3. BEFORE HAVING SOMETHING OFF YOUR PLAN, ASKING YOURSELF: DOES MY BODY NEED THIS? When that cake was brought to the office because it was your co-workers birthday and now you know you will have some of it despite not being on your meal plan, ask yourself this. How will my body handle this physically and mentally? Does it truly need this in order to get to my goals or is this purely a mental craving? Most of the time truly asking yourself this will lead you to skipping out on the cake and having the delicious nutritious lunch you prepacked for work.
4. PREPARING YOUR MEALS AHEAD OF TIME. One of my favorite bodybuilders ever says: “Proper Preparation Prevents Poor Performance.” I find most of the time clients get off track when they do not meal prep in advanced and try to eat on the fly. This often happens because they did not prioritize and schedule in time to prepare their daily meals. If you have your meals prepared it is much harder to allow a meal to go bad and spend more money eating out than it is to just have your prepared meal ready to go. Restaurants do not care about your fitness goals or about how nutritious the food is for you. All they care about is making a delicious tasting meal so your taste buds can drive you right back there again!
5. IF YOU DO DECIDE TO CHEAT. STOP AS SOON AS POSSIBLE, REMIND YOURSELF OF AN INSTANCE WHERE YOU FELT MENTALLY CRAPPY CHEATING AND MOVE ON. Cheating on your meal plan by having that slice of cake is a much different scenario than having half the cake and since you are already off plan you decided to go get an extra-large pizza as well. We have all done it. I like to remind myself of a situation where I know I was at a low and cheating on my diet and how the food did not make me feel any better. Instead, it made me feel worse than I did before having it! This really helps me stay strong in difficult times. I think of a specific instance where I ate that half a jar of peanut butter, I tried to vomit (WHICH IS NOT THE RIGHT ANSWER AT ALL) as I was only a week out from my show and I ended up having a 3 day headache, burst a blood vessel in my eye, and found myself depressed for days. I had a moment of weakness and although you may feel demotivated and defeated it is important to pick yourself back up and move on. Mistakes happen and you cannot change the past but you can definitely make the future.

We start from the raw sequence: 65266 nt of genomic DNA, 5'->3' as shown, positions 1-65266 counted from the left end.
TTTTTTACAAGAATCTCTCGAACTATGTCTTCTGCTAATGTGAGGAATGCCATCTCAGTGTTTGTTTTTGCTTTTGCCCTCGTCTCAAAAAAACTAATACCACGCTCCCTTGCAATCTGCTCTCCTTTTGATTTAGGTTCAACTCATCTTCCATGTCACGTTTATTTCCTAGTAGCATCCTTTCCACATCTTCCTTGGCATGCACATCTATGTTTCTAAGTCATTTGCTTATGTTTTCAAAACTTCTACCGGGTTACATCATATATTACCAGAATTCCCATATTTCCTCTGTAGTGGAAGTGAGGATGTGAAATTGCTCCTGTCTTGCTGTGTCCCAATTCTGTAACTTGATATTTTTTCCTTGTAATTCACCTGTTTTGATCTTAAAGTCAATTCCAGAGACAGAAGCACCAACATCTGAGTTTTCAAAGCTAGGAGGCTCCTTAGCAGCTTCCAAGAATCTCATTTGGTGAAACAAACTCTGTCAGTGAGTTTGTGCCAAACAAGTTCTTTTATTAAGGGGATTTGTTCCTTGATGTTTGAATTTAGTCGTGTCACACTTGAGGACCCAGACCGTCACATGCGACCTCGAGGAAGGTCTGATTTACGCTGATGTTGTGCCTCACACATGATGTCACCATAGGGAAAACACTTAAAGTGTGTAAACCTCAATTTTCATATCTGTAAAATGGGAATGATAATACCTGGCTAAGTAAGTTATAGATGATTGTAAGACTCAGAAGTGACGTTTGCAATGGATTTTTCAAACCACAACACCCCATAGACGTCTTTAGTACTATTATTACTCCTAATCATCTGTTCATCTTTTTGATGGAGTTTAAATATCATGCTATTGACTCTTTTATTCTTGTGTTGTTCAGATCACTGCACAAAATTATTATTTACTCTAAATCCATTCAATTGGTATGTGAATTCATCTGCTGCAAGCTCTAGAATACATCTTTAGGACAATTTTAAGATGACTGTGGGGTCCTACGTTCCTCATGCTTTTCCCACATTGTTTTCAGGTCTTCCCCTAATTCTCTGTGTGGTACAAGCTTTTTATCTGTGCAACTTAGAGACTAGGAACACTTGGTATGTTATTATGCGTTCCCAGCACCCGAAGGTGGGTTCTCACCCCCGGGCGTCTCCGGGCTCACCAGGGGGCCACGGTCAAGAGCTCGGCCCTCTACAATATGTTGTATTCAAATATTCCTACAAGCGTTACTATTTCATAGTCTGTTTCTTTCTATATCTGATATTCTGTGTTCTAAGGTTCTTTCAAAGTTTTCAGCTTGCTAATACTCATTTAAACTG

Staying on track of your nutrition program no matter what your goal may be will be the key to your health and success in your fitness goals. Please feel free to message me the things that you find help you stay on track and if there is anything I can do for you please never hesitate to contact me as I want to help you out if I can! If you find that you are needing help to reach your fitness goals you can also become a part of our coaching program by applying RIGHT HERE.
By Juan Rojas
Sounds gimmicky? Yes! Is it a lie? NO, will you get the same results? 99% of you won’t. Why? Because it is not true tissue lost. Then what is it? THE POWER OF WATER!
Walking by the grocery store we see headlines of magazines claiming these outrageous diets or workouts will make you shed more than 1-2 lbs. a week. For the average person, losing more than 1-1.5% of your body weight continuously per week can be detrimental. Not only does it come with a whole lot of physical issues but mental issues as well. So, why and how did I manage to loose so much weight in just 4 days and is this safe to do or healthy?
As many of you know, I recently competed in 2 back to back shows a week apart and had the time of my life. I love bodybuilding and I see it as one of the greatest pursuits of my life. What I love most about my personal bodybuilding journey is when people come up to me and tell me how sometimes an action I do might have inspired them to be their best self, or to make a proper decision that guides them towards health and fitness. This means the world to me and nothing can replace this feeling.
In order to get ready for a show a few things must occur. One of the most agonizing things is cutting your water. The reason why bodybuilders cut their water can be for 2 purposes:
I typically cut my water to very small sips as the show gets closer and I ended up weighing in at about 192 for my first show. The first show was a 2 day show so the dehydration lasts a lot longer which can be mentally challenging to endure. In order to carb up I got to eat lot of delicious foods that were high in both carbs, fats and sodium by using a method my former coach Skip Hill uses called Skiploading. You can see some of the foods I got to enjoy for my carb ups below!
After the show it is time to re-hydrate quickly for health reasons; but your body is very smart. Due to the fact you had drastically restricted water, a hormone called aldosterone rises dramatically which will make you retain even more water when you come back to re-hydrating. Some people will retain more than others, but in the past my ankles have looked like marshmallows! Another factor that determines how much water you will retain is the amount of carbs and sodium you are having. The last few weeks before the show I was on a very reduced carbohydrate diet and once I carbed up for the show and enjoyed Saturday and Sunday to eat whatever I wanted my body retained water like crazy. I purposely did want my muscles to be really full of glycogen (stored intramuscular carbohydrates and water) as I had a photo shoot on Monday and I did not want to flatten out too much by the time the next show came around 1 week later.